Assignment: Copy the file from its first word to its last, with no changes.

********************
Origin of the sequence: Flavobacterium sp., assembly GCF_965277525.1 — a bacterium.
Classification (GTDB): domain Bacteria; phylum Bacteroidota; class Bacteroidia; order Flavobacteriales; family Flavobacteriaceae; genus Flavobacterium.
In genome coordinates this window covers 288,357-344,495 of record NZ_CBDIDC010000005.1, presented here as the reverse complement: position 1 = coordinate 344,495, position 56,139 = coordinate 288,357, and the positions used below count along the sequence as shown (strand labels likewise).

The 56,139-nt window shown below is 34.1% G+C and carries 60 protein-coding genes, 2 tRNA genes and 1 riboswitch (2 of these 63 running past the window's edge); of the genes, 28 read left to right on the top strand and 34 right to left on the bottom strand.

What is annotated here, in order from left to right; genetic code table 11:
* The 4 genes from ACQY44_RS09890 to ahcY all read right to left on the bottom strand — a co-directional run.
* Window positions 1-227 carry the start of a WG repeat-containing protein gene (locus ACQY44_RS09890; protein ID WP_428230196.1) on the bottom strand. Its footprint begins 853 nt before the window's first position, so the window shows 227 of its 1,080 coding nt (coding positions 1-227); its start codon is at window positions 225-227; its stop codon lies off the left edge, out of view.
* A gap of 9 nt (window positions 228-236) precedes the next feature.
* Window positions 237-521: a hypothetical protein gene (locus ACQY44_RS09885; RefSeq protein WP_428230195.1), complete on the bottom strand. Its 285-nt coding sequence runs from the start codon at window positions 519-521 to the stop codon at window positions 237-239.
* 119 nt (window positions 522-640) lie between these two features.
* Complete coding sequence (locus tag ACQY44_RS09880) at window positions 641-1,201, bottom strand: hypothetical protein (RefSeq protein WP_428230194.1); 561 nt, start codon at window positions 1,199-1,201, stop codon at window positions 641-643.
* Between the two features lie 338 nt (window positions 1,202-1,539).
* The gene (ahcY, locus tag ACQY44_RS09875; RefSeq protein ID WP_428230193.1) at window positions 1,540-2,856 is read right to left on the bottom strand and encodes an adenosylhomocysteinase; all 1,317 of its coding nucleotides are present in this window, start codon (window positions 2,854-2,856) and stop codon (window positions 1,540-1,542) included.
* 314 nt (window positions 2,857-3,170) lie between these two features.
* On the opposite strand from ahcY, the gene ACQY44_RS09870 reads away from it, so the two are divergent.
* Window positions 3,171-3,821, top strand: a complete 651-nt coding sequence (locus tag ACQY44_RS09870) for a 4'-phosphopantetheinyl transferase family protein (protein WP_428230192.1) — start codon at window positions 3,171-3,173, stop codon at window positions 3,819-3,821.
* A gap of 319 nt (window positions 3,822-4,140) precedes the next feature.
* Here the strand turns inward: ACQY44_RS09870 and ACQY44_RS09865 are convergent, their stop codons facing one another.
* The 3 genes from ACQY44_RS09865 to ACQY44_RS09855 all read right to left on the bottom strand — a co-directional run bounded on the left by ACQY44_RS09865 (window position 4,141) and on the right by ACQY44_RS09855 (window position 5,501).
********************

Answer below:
Origin of the sequence: Flavobacterium sp., assembly GCF_965277525.1 — a bacterium.
Classification (GTDB): domain Bacteria; phylum Bacteroidota; class Bacteroidia; order Flavobacteriales; family Flavobacteriaceae; genus Flavobacterium.
In genome coordinates this window covers 288,357-344,495 of record NZ_CBDIDC010000005.1, presented here as the reverse complement: position 1 = coordinate 344,495, position 56,139 = coordinate 288,357, and the positions used below count along the sequence as shown (strand labels likewise).

The 56,139-nt window shown below is 34.1% G+C and carries 60 protein-coding genes, 2 tRNA genes and 1 riboswitch (2 of these 63 running past the window's edge); of the genes, 28 read left to right on the top strand and 34 right to left on the bottom strand.

What is annotated here, in order from left to right; genetic code table 11:
* The 4 genes from ACQY44_RS09890 to ahcY all read right to left on the bottom strand — a co-directional run.
* Window positions 1-227 carry the start of a WG repeat-containing protein gene (locus ACQY44_RS09890; protein ID WP_428230196.1) on the bottom strand. Its footprint begins 853 nt before the window's first position, so the window shows 227 of its 1,080 coding nt (coding positions 1-227); its start codon is at window positions 225-227; its stop codon lies off the left edge, out of view.
* A gap of 9 nt (window positions 228-236) precedes the next feature.
* Window positions 237-521: a hypothetical protein gene (locus ACQY44_RS09885; RefSeq protein WP_428230195.1), complete on the bottom strand. Its 285-nt coding sequence runs from the start codon at window positions 519-521 to the stop codon at window positions 237-239.
* 119 nt (window positions 522-640) lie between these two features.
* Complete coding sequence (locus tag ACQY44_RS09880) at window positions 641-1,201, bottom strand: hypothetical protein (RefSeq protein WP_428230194.1); 561 nt, start codon at window positions 1,199-1,201, stop codon at window positions 641-643.
* Between the two features lie 338 nt (window positions 1,202-1,539).
* The gene (ahcY, locus tag ACQY44_RS09875; RefSeq protein ID WP_428230193.1) at window positions 1,540-2,856 is read right to left on the bottom strand and encodes an adenosylhomocysteinase; all 1,317 of its coding nucleotides are present in this window, start codon (window positions 2,854-2,856) and stop codon (window positions 1,540-1,542) included.
* 314 nt (window positions 2,857-3,170) lie between these two features.
* On the opposite strand from ahcY, the gene ACQY44_RS09870 reads away from it, so the two are divergent.
* Window positions 3,171-3,821, top strand: a complete 651-nt coding sequence (locus tag ACQY44_RS09870) for a 4'-phosphopantetheinyl transferase family protein (protein WP_428230192.1) — start codon at window positions 3,171-3,173, stop codon at window positions 3,819-3,821.
* A gap of 319 nt (window positions 3,822-4,140) precedes the next feature.
* Here the strand turns inward: ACQY44_RS09870 and ACQY44_RS09865 are convergent, their stop codons facing one another.
* The 3 genes from ACQY44_RS09865 to ACQY44_RS09855 all read right to left on the bottom strand — a co-directional run bounded on the left by ACQY44_RS09865 (window position 4,141) and on the right by ACQY44_RS09855 (window position 5,501).